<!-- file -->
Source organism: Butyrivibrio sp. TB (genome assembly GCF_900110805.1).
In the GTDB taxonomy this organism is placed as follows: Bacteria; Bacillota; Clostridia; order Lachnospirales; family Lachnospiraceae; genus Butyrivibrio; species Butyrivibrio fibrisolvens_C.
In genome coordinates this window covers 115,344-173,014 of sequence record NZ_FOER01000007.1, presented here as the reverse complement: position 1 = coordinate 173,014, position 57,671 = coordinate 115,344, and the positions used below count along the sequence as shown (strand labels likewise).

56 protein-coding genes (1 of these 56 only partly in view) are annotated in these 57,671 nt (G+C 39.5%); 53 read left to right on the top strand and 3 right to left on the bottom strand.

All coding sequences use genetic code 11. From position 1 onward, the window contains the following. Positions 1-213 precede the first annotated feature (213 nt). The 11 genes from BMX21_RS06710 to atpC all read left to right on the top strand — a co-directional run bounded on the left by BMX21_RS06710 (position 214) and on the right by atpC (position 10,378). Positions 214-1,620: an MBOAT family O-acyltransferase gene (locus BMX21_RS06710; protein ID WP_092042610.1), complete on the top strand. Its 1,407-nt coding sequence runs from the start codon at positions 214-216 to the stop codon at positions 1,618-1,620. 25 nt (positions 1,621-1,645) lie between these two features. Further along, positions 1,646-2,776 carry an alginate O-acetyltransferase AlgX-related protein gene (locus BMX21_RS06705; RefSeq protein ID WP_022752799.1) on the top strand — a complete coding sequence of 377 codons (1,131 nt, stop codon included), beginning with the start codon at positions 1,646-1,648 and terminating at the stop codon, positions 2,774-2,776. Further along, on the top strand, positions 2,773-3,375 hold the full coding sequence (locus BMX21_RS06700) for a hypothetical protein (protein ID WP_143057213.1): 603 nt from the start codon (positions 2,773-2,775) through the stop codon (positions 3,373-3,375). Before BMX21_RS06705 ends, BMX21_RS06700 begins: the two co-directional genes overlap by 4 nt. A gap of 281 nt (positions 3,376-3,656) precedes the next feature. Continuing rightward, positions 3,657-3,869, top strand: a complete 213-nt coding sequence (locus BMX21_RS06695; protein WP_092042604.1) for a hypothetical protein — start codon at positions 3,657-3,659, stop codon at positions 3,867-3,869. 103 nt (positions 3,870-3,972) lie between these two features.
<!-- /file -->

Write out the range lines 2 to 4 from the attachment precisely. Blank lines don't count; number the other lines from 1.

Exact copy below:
In the GTDB taxonomy this organism is placed as follows: Bacteria; Bacillota; Clostridia; order Lachnospirales; family Lachnospiraceae; genus Butyrivibrio; species Butyrivibrio fibrisolvens_C.
In genome coordinates this window covers 115,344-173,014 of sequence record NZ_FOER01000007.1, presented here as the reverse complement: position 1 = coordinate 173,014, position 57,671 = coordinate 115,344, and the positions used below count along the sequence as shown (strand labels likewise).

56 protein-coding genes (1 of these 56 only partly in view) are annotated in these 57,671 nt (G+C 39.5%); 53 read left to right on the top strand and 3 right to left on the bottom strand.